Something I see sometimes in myself and in the people I teach and coach Xing Yi Quan is an eagerness to rush ahead do more “interesting” or “advanced” practices. Sometimes you need to push forward and past your comfort zone too, staying too long doing things which are really basic doesn’t always aid to progress either.

I want to look at the former situation – rushing ahead. Sometimes I’ve been guilty of this myself but I think in general I curb this quite well. One experience that sticks in my mind which has helped me with this was the first time my teacher invited me to what was essentially a private (or if you like inside door for those that are turned on by these kind of terms) class. I had hoped to do something really exciting or advanced, some xing yi animals or weapons work. Instead we did five elements in super fine detail and a five element linking sequence which my teacher had put together from a couple of sources. I remember his words at the time being that if you want to advance and improve in understanding and ability you must become more critical on yourself.

I’ve held to those words and believe in them. Sometimes you can get somewhere by pushing ahead or doing the things you really enjoy but you need to take stock and test yourself and what you are doing. You need to ask whether what you are doing conforms to core requirements of the art, whether you could do it smoother, faster, more controlled, more precise, with more power, with more sensitivity, or whatever the movement or exercise may require to be better. You may ask whether it would hold up under pressure and maybe you can find ways to test this, whether it is solo or with a partner. If it is with a partner you might ask whether the partner is sufficiently skilled for you test the method – does it work because they are not skilled enough to deal with the method? Or are you making it work because you are not actually doing the method but something else (this isn’t necessarily an issue in terms of means to an end but if your goal is to improve a skill/application/animal then you need to focus on doing what the practice is about not just falling back on those things in your comfort zone. – Another phrase I often heard my teacher say was “That’s good, but it’s not what we are doing”).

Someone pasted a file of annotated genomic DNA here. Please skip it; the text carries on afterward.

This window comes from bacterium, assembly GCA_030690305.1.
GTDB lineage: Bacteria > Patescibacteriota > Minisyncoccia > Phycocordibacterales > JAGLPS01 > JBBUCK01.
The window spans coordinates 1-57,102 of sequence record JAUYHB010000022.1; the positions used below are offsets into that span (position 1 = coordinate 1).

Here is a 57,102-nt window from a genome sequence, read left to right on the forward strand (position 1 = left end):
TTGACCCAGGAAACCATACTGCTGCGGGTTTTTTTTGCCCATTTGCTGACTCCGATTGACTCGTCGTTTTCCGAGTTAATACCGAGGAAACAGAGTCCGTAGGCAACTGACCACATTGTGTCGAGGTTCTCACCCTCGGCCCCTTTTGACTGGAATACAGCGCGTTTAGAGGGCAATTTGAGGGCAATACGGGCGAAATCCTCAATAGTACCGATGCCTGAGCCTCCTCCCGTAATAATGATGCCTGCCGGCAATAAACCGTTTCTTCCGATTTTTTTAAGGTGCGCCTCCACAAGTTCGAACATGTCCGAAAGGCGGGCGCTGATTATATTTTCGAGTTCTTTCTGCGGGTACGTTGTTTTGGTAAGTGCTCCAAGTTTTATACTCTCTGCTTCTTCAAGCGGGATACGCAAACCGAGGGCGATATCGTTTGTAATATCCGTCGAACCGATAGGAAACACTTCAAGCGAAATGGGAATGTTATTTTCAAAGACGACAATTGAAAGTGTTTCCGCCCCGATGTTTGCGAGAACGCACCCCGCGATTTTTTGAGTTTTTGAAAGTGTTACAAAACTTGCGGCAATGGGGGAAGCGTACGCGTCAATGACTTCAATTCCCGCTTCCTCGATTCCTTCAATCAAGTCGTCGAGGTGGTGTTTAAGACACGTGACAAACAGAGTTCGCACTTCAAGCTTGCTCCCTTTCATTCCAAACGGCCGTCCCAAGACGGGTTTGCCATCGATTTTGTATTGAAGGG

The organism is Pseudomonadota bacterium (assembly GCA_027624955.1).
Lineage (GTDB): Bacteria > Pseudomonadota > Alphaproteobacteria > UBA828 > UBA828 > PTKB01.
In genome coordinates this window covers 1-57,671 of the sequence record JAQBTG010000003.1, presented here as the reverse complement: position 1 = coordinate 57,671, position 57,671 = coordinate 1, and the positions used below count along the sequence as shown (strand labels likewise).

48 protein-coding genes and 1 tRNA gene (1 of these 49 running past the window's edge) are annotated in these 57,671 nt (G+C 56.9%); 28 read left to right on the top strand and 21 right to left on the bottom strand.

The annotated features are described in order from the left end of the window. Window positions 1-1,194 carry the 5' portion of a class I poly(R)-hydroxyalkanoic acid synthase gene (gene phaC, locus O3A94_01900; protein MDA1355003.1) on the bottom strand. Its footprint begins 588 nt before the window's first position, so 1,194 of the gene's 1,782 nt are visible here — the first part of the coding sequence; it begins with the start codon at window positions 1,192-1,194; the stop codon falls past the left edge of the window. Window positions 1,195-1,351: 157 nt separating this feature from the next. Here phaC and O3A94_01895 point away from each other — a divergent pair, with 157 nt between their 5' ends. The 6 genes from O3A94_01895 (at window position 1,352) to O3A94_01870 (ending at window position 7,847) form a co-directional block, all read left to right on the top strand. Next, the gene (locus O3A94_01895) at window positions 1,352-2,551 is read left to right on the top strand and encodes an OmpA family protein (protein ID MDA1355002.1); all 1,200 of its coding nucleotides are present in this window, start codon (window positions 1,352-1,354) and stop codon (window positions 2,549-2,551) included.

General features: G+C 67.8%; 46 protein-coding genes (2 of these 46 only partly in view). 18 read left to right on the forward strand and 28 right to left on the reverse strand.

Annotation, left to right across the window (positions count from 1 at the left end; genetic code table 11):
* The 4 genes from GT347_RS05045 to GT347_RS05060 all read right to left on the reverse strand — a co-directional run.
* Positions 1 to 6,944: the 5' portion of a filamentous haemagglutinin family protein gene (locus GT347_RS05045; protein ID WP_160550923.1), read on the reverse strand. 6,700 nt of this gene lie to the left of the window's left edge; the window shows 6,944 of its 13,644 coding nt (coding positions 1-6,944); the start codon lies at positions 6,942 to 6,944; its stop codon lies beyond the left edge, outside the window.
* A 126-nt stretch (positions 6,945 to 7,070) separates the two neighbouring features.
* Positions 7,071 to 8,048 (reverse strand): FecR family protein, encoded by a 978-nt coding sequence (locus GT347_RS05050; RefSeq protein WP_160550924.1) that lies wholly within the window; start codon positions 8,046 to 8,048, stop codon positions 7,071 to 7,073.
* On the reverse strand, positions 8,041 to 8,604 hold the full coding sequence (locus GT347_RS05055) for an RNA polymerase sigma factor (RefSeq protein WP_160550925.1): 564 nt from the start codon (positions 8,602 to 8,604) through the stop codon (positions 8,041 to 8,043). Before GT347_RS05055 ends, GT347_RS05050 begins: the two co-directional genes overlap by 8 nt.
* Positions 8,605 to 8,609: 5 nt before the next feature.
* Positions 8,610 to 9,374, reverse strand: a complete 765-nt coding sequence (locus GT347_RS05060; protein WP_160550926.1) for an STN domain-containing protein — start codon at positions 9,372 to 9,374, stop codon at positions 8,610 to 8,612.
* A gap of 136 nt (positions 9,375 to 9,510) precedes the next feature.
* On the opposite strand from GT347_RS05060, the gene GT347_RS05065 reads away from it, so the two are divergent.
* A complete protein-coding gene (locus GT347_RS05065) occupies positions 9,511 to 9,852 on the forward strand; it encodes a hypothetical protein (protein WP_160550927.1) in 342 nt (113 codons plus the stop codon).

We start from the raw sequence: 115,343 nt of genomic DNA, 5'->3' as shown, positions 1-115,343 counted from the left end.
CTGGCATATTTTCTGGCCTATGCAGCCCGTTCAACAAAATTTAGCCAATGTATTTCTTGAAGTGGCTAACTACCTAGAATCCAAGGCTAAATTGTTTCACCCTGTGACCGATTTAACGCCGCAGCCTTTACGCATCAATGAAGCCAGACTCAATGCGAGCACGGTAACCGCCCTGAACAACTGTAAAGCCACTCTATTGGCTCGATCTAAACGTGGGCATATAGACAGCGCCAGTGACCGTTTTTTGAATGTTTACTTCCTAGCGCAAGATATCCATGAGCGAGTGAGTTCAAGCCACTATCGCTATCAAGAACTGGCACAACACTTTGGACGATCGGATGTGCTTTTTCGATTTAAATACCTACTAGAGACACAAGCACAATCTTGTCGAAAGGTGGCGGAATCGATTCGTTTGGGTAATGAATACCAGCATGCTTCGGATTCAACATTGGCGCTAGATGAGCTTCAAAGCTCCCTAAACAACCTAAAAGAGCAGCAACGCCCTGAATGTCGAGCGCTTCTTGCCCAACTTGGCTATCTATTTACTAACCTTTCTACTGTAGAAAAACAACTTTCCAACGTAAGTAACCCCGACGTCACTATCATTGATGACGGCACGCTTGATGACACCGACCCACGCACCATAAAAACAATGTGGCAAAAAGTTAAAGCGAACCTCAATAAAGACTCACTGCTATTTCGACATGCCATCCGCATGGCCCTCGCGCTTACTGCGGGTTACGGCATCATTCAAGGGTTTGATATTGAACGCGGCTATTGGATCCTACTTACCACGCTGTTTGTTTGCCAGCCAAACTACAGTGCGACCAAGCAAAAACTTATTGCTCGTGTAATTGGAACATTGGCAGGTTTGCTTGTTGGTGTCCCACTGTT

Awareness and acceptance are critical. You must accept your level to understand where to move to next. Thinking you understand something isn’t always the truth. Test, test, test, and seek feedback. Asking your teacher, partners or students helps to get feedback – don’t be held back by pride or ego. Film yourself and examine the details, you will see a lot of things you don’t want to see and which you might not have been aware of. Once you are aware, go back and work on those things.

Xing Yi is a really deep art, it goes beyond the martial and into spiritual and esoteric practices, it trains your willpower, stamina, character and resolve. It is easy to fall into chasing after ever more advanced or interesting practices whilst not really mastering the basics. So keep returning to the fundamental skills, look at the detail of your movement, application and linking sequences. Return to and really dig up the root of the art and test everything, test yourself constantly.

And work outside of class, whether it is ten minutes a day or 2 hours, if you want to improve in anything make it a consistent practice. Most of all do it because you enjoy it and you will find purpose and want to delve into the practice in detail and often. And in my experience the more you delve the more you will enjoy it.

Good luck in your training everyone!